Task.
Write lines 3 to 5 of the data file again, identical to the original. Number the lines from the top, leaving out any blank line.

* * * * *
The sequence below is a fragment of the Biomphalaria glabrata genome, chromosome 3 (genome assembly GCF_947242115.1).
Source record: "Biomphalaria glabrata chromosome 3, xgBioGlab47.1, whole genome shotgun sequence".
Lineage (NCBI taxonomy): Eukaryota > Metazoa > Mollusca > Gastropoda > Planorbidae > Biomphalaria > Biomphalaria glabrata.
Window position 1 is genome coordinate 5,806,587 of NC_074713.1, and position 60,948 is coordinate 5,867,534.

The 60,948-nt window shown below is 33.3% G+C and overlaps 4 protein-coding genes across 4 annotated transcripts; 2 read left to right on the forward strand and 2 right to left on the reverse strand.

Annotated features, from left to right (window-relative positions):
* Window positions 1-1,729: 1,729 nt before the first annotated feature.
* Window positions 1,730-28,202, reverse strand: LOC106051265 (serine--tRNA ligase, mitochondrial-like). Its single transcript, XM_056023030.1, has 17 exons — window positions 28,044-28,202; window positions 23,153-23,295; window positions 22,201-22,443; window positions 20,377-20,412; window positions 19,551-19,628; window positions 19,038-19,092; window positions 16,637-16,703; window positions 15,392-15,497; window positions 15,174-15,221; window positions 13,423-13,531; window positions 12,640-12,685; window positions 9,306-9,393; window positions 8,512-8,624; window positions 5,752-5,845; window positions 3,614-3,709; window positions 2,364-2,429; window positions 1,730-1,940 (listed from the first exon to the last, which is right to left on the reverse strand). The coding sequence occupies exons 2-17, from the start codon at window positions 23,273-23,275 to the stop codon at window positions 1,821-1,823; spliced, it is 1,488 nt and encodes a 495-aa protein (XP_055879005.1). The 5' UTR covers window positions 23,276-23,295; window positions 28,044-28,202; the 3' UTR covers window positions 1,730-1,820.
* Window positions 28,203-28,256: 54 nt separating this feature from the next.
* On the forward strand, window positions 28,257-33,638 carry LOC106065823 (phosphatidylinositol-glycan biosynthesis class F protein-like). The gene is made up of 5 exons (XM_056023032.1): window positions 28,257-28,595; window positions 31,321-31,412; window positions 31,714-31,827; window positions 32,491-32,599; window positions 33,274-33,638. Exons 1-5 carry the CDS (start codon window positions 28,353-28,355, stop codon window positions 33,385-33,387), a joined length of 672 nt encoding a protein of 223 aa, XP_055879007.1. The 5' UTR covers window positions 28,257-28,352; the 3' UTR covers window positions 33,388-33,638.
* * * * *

Lineage (NCBI taxonomy): Eukaryota > Metazoa > Mollusca > Gastropoda > Planorbidae > Biomphalaria > Biomphalaria glabrata.
Window position 1 is genome coordinate 5,806,587 of NC_074713.1, and position 60,948 is coordinate 5,867,534.

The 60,948-nt window shown below is 33.3% G+C and overlaps 4 protein-coding genes across 4 annotated transcripts; 2 read left to right on the forward strand and 2 right to left on the reverse strand.